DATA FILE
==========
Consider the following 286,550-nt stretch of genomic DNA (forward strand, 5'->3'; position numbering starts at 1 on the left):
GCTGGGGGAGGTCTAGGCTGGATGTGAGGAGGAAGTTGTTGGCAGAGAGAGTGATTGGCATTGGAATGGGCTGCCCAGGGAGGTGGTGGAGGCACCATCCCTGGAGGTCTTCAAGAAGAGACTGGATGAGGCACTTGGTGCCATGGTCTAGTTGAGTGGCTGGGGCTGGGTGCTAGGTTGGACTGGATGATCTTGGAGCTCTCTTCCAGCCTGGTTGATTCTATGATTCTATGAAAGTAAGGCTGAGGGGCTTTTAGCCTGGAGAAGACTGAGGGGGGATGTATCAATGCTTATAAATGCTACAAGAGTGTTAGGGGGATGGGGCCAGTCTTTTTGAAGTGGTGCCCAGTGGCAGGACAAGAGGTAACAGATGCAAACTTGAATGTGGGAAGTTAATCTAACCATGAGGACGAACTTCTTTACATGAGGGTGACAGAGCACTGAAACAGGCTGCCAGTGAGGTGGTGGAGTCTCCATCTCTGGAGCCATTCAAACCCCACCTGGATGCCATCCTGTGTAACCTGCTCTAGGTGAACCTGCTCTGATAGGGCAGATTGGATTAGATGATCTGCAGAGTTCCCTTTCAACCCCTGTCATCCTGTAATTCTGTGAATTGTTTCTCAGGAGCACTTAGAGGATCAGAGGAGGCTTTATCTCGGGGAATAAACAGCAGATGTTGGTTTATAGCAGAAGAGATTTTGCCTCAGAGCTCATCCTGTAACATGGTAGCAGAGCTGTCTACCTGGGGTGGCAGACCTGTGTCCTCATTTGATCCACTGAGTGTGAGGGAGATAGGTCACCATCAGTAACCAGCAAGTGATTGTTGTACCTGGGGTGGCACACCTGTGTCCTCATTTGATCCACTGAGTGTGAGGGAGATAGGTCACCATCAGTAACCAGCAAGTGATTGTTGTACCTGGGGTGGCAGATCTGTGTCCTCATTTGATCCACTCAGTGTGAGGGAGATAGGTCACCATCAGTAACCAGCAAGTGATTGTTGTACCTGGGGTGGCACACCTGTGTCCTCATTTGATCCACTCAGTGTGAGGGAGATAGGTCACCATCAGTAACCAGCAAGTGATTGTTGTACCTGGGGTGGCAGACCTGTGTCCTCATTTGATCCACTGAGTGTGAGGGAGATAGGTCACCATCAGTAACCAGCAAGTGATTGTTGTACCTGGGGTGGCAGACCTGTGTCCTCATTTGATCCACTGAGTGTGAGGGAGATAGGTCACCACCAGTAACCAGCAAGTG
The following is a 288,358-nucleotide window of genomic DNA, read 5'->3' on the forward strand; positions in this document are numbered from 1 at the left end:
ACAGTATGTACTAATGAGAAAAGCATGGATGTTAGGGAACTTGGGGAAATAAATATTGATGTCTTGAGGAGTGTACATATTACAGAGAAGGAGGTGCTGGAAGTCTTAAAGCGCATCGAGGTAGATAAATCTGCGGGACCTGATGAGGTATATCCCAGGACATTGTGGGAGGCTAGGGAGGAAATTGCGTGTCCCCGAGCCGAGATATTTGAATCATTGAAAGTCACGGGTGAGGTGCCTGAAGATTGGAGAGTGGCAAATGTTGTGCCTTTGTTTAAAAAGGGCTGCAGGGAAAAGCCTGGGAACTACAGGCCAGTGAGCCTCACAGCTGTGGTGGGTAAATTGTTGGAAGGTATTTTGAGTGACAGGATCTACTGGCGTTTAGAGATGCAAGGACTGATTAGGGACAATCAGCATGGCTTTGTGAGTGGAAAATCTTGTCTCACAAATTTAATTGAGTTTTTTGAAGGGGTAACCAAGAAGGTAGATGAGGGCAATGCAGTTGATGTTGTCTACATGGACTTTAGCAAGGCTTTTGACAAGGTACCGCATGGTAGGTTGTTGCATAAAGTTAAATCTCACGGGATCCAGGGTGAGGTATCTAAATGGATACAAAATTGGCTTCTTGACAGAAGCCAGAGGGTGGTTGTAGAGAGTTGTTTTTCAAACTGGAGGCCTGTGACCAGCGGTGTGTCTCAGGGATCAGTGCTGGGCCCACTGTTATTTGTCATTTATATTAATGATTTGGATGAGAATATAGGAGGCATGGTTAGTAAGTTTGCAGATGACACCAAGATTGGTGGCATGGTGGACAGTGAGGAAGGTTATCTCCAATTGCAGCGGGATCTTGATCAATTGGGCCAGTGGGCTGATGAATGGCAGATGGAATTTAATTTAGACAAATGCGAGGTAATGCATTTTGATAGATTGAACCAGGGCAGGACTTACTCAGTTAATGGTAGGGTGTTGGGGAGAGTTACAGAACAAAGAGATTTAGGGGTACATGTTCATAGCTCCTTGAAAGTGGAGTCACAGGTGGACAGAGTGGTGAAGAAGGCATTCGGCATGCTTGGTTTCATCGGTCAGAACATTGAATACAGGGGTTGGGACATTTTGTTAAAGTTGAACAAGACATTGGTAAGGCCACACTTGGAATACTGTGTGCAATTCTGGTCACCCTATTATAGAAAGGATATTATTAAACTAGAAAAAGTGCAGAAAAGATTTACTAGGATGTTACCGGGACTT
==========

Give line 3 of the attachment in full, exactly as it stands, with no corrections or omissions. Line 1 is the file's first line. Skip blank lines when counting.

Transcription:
The following is a 288,358-nucleotide window of genomic DNA, read 5'->3' on the forward strand; positions in this document are numbered from 1 at the left end: